Washington’s Crossing

Washington’s Crossing by David Hackett Fischer, Oxford University Press, 2004.

This book takes us from Boston in March of 1776 to Princeton in January 1777. I found it detailed, yet interesting. The struggle to form and keep an army fighting against the best army in the world at that time is the overriding theme of the book. And of course at the center of that enterprise is George Washington.

Washington was truly the indispensable man, without whom the United States wouldn’t be what it is today. He isn’t portrayed as perfect, as many mistakes were made in trying to keep New York City. The thing is that Washington learned from his mistakes and also learned who to trust for advice and information.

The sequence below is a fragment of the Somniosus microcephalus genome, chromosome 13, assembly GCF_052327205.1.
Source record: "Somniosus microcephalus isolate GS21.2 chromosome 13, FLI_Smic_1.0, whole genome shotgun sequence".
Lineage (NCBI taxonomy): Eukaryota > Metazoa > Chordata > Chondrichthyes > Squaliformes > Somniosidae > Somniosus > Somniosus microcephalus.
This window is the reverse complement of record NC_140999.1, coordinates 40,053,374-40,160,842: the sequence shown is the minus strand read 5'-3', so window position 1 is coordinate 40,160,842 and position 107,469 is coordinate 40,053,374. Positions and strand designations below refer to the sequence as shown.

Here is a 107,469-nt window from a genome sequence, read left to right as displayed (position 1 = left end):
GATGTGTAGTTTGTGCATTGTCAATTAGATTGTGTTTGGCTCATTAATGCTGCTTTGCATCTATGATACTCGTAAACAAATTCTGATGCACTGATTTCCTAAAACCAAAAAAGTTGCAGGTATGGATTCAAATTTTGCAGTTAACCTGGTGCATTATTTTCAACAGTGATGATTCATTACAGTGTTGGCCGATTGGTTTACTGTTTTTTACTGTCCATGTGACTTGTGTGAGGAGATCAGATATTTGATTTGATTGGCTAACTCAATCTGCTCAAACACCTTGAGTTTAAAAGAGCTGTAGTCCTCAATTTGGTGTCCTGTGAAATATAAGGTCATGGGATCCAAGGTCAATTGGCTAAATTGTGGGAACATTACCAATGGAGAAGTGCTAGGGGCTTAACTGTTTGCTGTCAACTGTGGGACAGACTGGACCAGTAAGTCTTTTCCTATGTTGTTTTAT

The details of battles, troop movements, skirmishes, and conditions are worth reading fully. While reading I was trying to understand what Washington and his troops went through. I doubt any modern man could survive such misery. Read all the small details.

What I really took away from this book is what America is all about vs the “old” country. Washington was successful because he ran a de-centralized army with input from lowly privates to generals. He took this input and with his men arrived at a consensus about how to approach and overcome obstacles in their path. The British on the other hand ran a top down organization and missed out on important information because lower level troops weren’t asked for input.

I believe that is what has made America great. We haven’t been a top down society. Successful people trusted in and respected others and with individual initiative built great things. Top down rarely beats groups working together and sharing risks and rewards.

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